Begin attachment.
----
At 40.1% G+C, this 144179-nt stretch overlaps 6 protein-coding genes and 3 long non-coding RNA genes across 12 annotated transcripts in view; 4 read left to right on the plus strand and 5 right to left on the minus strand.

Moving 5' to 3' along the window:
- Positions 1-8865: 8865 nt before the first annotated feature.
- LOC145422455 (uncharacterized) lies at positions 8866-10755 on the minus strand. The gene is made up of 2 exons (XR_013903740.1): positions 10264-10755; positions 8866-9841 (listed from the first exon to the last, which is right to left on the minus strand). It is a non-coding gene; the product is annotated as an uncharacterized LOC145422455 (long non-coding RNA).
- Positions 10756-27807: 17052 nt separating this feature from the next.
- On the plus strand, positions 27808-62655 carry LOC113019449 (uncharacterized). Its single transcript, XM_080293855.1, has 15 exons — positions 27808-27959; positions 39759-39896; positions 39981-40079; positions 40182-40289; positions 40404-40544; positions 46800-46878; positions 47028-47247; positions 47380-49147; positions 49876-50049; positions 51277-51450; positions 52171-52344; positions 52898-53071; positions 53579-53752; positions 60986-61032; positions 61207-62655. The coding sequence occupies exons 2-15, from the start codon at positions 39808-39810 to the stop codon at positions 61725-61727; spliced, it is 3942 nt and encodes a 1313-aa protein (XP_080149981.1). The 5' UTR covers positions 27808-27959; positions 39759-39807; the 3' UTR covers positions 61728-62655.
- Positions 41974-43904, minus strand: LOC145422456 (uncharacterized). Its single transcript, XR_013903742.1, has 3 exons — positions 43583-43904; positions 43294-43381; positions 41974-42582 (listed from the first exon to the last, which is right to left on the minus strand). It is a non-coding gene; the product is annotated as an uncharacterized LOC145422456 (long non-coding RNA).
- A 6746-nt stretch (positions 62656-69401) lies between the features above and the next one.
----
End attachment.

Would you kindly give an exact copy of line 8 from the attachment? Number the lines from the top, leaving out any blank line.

- A 6746-nt stretch (positions 62656-69401) lies between the features above and the next one.